What is a Variety?
A variety is a coin that has characteristics specific to the die pair that struck it. Most collectible varieties can thus be traced to a set of dies.
There seems to be some confusion as to exactly what constitutes a variety. In United States numismatics, a variety may be defined as a die or die pairing that offers some distinctive feature not a normal part of the design. For early U. S. coins, those made before the introduction of the reducing lathe in 1836, every die required extensive hand punching of letters, numerals and other small features. Therefore, each and every die was distinctive, and each die pairing constitutes a variety. Thus, all coins from this period are of some identifiable variety, and each die pairing may be identified by number under NGC's VarietyPlus service.
In the case of modern coins, most features of the design were included in a master hub, from which a series of transfers were made to produce working dies. Very little hand punching was done, aside from the addition of the date and mintmark. Since early in the last century, the date has been an integral part of the master die for each year and has not varied within that year. The same has been true of mintmarks since 1990, and today's coin dies are typically indistinguishable. Though numerous doubled dies, overdates, repunched mintmarks and the like have occurred over the past century, these were the exceptions rather than the rule. Nevertheless, they do qualify as varieties and may be attributed as such under NGC's VarietyPlus service.
NGC utilizes numerous other designations that do not, however, constitute varieties. These include designations such as FH for Full Head, FT for Full Torch and FBL for Full Bell Lines. Likewise, the designations BN, RB and RD for Brown, Red-Brown and Red, respectively, are not varieties. NGC assigns a to coins at the high end of their assigned grade, approaching the quality requirements for the next grade. The coveted star designation is utilized by NGC to identify coins that have exceptional eye appeal that distinguish them from other coins of the same technical grade. All of these are designations that NGC's graders look for in the normal course of grading. They are not classified as varieties, they do not require an additional fee, and they do not need to be submitted under VarietyPlus.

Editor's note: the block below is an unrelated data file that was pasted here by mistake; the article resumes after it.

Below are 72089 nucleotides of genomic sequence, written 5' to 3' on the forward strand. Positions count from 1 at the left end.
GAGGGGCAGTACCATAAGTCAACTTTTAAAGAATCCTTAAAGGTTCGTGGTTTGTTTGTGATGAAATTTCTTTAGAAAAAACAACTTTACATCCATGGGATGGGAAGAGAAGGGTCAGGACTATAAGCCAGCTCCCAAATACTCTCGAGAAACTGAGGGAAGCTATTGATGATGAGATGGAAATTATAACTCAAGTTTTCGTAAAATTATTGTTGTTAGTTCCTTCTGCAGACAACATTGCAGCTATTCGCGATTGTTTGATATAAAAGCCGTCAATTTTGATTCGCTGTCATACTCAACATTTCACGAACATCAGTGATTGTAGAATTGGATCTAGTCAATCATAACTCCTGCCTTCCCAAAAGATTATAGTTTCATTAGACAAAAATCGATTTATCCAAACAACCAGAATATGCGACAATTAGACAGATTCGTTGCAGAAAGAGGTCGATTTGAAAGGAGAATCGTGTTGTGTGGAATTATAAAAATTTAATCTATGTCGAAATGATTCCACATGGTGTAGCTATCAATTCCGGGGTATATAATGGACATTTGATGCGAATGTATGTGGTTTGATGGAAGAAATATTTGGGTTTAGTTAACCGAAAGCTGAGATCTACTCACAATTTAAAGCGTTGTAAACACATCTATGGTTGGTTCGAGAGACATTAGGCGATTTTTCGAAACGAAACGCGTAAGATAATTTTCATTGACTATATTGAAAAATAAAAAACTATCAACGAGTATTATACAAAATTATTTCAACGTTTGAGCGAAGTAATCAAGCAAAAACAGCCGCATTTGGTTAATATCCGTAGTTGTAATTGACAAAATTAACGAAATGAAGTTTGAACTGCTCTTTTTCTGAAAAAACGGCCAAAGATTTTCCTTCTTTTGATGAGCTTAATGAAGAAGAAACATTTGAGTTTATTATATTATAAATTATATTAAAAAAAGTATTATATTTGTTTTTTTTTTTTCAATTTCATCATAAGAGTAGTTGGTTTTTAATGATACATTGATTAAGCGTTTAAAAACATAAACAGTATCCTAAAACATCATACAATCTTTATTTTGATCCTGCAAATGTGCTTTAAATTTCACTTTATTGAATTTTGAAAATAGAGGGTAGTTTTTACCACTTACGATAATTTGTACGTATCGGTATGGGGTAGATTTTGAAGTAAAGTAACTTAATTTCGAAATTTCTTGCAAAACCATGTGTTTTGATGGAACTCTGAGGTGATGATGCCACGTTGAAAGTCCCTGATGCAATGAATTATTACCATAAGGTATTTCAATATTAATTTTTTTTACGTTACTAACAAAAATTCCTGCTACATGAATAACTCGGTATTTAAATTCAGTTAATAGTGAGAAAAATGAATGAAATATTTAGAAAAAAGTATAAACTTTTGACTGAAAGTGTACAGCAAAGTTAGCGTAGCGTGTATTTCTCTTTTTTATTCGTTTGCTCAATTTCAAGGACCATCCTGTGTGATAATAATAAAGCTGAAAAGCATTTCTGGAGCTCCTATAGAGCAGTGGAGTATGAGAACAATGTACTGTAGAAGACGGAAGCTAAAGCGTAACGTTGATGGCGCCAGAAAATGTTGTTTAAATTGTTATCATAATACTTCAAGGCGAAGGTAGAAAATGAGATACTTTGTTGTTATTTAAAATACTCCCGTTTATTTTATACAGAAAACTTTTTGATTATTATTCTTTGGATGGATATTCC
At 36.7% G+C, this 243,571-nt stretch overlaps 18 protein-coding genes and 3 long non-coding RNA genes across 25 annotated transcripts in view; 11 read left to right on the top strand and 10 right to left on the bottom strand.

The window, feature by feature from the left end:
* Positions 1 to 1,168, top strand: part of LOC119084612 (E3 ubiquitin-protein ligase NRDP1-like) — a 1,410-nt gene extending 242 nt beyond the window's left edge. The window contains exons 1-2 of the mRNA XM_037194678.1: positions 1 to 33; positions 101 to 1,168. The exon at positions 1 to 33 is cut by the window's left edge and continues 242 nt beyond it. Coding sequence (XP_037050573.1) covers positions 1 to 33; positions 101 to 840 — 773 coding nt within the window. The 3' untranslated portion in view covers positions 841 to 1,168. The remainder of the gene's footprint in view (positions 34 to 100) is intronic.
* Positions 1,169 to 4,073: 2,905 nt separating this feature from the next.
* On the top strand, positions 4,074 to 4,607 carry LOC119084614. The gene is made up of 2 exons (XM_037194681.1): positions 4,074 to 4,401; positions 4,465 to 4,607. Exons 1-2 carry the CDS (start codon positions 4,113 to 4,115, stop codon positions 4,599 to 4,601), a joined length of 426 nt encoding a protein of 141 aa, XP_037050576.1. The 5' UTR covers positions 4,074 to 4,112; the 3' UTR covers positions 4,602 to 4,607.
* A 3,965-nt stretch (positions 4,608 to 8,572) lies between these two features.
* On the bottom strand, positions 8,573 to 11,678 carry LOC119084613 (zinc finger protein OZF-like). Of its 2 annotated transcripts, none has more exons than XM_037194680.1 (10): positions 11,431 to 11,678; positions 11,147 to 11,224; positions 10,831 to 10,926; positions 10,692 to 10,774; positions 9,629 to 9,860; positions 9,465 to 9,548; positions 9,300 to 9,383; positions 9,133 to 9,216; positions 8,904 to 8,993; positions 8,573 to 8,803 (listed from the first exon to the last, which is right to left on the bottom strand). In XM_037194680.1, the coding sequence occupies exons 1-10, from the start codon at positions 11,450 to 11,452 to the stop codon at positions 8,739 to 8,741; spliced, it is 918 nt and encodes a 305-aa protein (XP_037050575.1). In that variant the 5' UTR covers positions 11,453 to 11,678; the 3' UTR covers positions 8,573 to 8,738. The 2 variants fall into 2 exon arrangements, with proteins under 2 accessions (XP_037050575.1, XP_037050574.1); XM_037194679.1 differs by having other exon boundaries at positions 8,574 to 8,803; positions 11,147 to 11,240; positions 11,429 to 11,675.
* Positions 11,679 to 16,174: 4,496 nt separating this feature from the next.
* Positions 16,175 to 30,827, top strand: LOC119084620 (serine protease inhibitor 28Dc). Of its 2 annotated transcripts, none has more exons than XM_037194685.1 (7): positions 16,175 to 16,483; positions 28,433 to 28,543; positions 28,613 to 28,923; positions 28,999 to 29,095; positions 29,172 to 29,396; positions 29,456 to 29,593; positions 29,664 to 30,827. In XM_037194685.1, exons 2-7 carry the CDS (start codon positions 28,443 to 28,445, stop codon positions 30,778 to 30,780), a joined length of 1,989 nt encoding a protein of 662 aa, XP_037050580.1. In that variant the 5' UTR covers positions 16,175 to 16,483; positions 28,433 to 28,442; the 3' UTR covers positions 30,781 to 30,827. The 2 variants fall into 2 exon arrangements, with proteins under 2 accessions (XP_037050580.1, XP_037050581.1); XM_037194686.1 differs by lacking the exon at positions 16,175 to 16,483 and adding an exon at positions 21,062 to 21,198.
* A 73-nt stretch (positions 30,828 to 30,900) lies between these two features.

Pattern coins are attributed by Judd (J) numbers, while fractional gold coins are attributed by Breen/Gillio (BG) numbers. These attributions are likewise made in the normal course of grading and do not require that such pieces be submitted under VarietyPlus. Also, there is no additional fee for these attributions. Finally, mint error coins are not attributed under VarietyPlus service but also require an addition attribution fee of $15 per coin.
What types of varieties does NGC recognize?
- All varieties listed in VarietyPlus (complete catalog available online)
- Most Cherrypicker varieties by FS numbers
- Half cents by Cohen numbers
- Large cents by Sheldon (1793-1814) and Newcomb (1816-57) numbers
- Half dimes (1794-1837) by Logan-McCloskey numbers
- Dimes by John Reich (1796-1837) and Forton (1837-1891; Top-100 only) numbers.
- Quarter dollars (1796-1838) by Browning numbers
- Half dollars (1794-1836) by Overton numbers
- Half dollars (1836-1839) by Graham-Reiver numbers
- Silver dollars (1794-1804) by Bowers-Borckardt and Bolender numbers
- Selected silver dollars (1878-1935) by VAM numbers (limited to 8TF, 7/8TF, Top 100, Hot 50 and Hit List 40 varieties, as well as only those others listed on VarietyPlus)
NGC does not attribute as varieties coins that display Strike Doubling, Abrasion Doubling, Die Deterioration Doubling, Master Die Doubling (doubling that is found on all coins made produced from that master die), insignificant die chips, breaks, cracks or any variety coin that falls under mint tolerances for doubling or normal die wear.
With few exceptions, NGC will not attribute die varieties that require greater than 5x magnification to be clearly recognizable.